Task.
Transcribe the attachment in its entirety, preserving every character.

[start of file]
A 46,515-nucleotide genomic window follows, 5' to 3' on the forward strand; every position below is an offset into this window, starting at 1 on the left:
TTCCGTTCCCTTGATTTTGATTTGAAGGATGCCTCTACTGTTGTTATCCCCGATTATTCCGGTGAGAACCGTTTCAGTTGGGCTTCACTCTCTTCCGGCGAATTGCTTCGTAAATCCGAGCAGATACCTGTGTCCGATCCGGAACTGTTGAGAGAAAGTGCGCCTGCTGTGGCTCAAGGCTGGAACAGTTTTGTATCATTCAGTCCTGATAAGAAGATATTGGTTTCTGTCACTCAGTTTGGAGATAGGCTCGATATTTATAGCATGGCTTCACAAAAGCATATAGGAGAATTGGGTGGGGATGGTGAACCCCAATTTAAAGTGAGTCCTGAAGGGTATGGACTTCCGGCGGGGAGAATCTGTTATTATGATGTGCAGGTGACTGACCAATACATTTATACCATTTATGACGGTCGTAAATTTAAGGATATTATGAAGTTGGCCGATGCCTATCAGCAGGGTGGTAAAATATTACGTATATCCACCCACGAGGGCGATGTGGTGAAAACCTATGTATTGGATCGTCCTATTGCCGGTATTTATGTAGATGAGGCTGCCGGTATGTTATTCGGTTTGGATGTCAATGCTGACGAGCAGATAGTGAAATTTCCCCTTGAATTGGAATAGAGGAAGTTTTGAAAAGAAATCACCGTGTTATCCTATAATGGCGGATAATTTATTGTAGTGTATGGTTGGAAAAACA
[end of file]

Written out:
A 46,515-nucleotide genomic window follows, 5' to 3' on the forward strand; every position below is an offset into this window, starting at 1 on the left:
TTCCGTTCCCTTGATTTTGATTTGAAGGATGCCTCTACTGTTGTTATCCCCGATTATTCCGGTGAGAACCGTTTCAGTTGGGCTTCACTCTCTTCCGGCGAATTGCTTCGTAAATCCGAGCAGATACCTGTGTCCGATCCGGAACTGTTGAGAGAAAGTGCGCCTGCTGTGGCTCAAGGCTGGAACAGTTTTGTATCATTCAGTCCTGATAAGAAGATATTGGTTTCTGTCACTCAGTTTGGAGATAGGCTCGATATTTATAGCATGGCTTCACAAAAGCATATAGGAGAATTGGGTGGGGATGGTGAACCCCAATTTAAAGTGAGTCCTGAAGGGTATGGACTTCCGGCGGGGAGAATCTGTTATTATGATGTGCAGGTGACTGACCAATACATTTATACCATTTATGACGGTCGTAAATTTAAGGATATTATGAAGTTGGCCGATGCCTATCAGCAGGGTGGTAAAATATTACGTATATCCACCCACGAGGGCGATGTGGTGAAAACCTATGTATTGGATCGTCCTATTGCCGGTATTTATGTAGATGAGGCTGCCGGTATGTTATTCGGTTTGGATGTCAATGCTGACGAGCAGATAGTGAAATTTCCCCTTGAATTGGAATAGAGGAAGTTTTGAAAAGAAATCACCGTGTTATCCTATAATGGCGGATAATTTATTGTAGTGTATGGTTGGAAAAACA